But with 1995’s Mellon Collie and the Infinite Sadness came the greatest success that the Pumpkins would see. “Zero,” “Bullet With Butterfly Wings,” “Tonight Tonight,” “Thirty Three,” and “1979” all became smash hit singles through 1995 and 1996, the latter of which also performed surprisingly well on the pop charts. The “Tonight Tonight” music video won six MTV Music Video Awards in 1996, and is lauded as one of modern music’s most iconic videos.

If you want to read more about the Pumpkins during this time period, checkout my thesis on Mellon Collie and the Infinite Sadness here. Around this time, Corgan gained an audience with many of his artistic heroes. During the 1996 Rock and Roll Hall of Fame awards, he introduced Pink Floyd and played guitar on “Wish You Were Here” during the subsequent performance. His friendship with David Bowie earned him a coveted spot at Bowie’s 50th birthday party at Madison Square Garden, playing “All The Young Dudes” and “The Jean Genie” with David onstage. Mike Garson, David Bowie’s most notable pianist, would eventually go onto to tour with the Pumpkins during their late ‘90s tours. Billy Corgan also recorded a track, “Black Oblivion,” on Tony Iommi’s first solo album IOMMI, and apparently wrote several songs more with him. His collaborations, features, and songwriting credits spread over many artists and groups in the studio and live like Hole, Breaking Benjamin, New Order, Cheap Trick, and many more.  At some point though, it becomes redundant to tact and pin an artist based on the validation they receive from those they admire, or even their audience. What do artists truly accomplish? What has William Patrick Corgan, Jr. accomplished?

In late 1996, at the peak of artistic success, drummer Jimmy Chamberlin was fired due to his heroin use, in light of the fatal overdose of touring keyboardist for the Mellon Collie tour, Jonathan Melvoin, who was using alongside Chamberlin in New York City right before a show at Madison Square Garden. With a core member of the band now gone, the Pumpkins continued as a trio for the next two and a half years, and their sound changed drastically.  Corgan re-invented not only himself, but his art. 1998’s Adore, which did go platinum, saw a change of format into more electronic soundscapes. Corgan and the Pumpkins dipped deeper back into gothic roots, which married the aesthetics of Nosferatu with semi-acoustic, semi-electronic hymns.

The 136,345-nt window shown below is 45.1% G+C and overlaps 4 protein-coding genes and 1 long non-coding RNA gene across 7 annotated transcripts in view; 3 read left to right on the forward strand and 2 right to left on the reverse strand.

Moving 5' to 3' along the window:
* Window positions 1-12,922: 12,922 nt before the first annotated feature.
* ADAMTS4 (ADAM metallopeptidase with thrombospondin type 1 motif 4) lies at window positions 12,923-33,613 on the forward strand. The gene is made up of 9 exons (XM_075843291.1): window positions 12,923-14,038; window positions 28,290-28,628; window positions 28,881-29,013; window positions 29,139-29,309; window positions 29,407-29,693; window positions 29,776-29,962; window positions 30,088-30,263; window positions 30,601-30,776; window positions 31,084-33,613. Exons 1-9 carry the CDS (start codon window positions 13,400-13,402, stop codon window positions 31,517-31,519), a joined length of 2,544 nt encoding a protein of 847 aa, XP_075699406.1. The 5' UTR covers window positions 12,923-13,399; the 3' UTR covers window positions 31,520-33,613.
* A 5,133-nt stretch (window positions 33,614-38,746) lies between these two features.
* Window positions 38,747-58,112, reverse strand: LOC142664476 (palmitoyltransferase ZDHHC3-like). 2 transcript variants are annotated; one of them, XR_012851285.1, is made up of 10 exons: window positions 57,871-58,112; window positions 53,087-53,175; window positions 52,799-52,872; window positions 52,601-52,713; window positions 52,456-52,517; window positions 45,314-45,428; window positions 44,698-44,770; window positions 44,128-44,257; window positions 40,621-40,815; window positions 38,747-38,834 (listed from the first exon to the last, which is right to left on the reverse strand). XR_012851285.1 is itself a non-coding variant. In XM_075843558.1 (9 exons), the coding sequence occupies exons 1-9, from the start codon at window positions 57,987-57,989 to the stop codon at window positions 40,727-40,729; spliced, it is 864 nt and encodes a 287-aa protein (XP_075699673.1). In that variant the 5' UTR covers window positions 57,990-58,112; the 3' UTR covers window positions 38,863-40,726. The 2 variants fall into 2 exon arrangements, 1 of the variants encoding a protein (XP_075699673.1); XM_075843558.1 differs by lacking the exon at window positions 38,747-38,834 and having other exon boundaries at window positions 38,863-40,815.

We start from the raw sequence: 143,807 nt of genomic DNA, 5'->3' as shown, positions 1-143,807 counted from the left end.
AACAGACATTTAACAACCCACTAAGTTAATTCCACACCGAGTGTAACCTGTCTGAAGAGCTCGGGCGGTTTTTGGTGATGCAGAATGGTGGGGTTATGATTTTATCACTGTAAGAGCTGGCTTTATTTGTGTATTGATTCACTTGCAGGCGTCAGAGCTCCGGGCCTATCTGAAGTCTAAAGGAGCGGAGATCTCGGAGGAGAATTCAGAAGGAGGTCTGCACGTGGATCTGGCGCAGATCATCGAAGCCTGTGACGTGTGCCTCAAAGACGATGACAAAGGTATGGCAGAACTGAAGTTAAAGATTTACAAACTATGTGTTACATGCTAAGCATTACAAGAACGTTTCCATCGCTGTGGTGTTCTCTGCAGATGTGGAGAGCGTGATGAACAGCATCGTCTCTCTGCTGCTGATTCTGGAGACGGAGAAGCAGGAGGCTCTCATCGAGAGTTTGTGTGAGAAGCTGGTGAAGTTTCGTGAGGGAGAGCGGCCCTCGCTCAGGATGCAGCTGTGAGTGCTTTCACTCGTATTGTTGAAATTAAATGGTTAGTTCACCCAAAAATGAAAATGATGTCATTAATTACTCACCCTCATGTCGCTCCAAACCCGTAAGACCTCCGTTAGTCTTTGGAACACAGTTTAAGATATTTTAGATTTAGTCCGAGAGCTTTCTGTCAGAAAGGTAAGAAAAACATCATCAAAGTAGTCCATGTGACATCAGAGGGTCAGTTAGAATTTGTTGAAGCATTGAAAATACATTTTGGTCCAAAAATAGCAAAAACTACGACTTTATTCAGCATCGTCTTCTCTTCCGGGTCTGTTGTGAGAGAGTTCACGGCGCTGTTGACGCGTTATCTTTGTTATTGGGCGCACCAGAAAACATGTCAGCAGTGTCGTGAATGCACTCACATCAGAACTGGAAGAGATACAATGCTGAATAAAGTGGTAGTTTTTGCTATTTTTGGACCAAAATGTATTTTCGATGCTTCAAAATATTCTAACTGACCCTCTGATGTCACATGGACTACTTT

Corgan has always been unafraid to explore himself musically, and seems to repeat this with every project he takes on. However, it goes without saying you will always feel his presence on a track. There is no WPC project that does not sound straight from the (pale) horse’s mouth. Crispy, dirgy guitar tones, alternatively piercing and soothing vocals (with an underrated range), and the post-romantic, poetic sense of lyricism which invites inner demons to dance, while also telling them to fuck off. While you can relish in the ecstasy of “Soma,” you can also be drawn to tears at the eulogy of “Once Upon a Time,” and rock the hell out to “The Everlasting Gaze.”

Jimmy Chamberlin returned to the Smashing Pumpkins in 1999, but the band infamously broke up in 2000 after touring for Machina I.  The band played a farewell show at the Metro Cabaret, the venue in Chicago which had effectively jump started their career in 1988 with their first show with Jimmy Chamberlin. Immediately, Corgan jumped into another band with Chamberlin, Zwan. The band’s lone album, Mary Star of the Sea, sees a return to some of the spiritual themes from Gish. 2004 saw the release of Corgan’s first, and hopefully not last, collection of poetry, Blinking with Fists, published by Faber and Faber, who are associated widely with T.S. Eliot.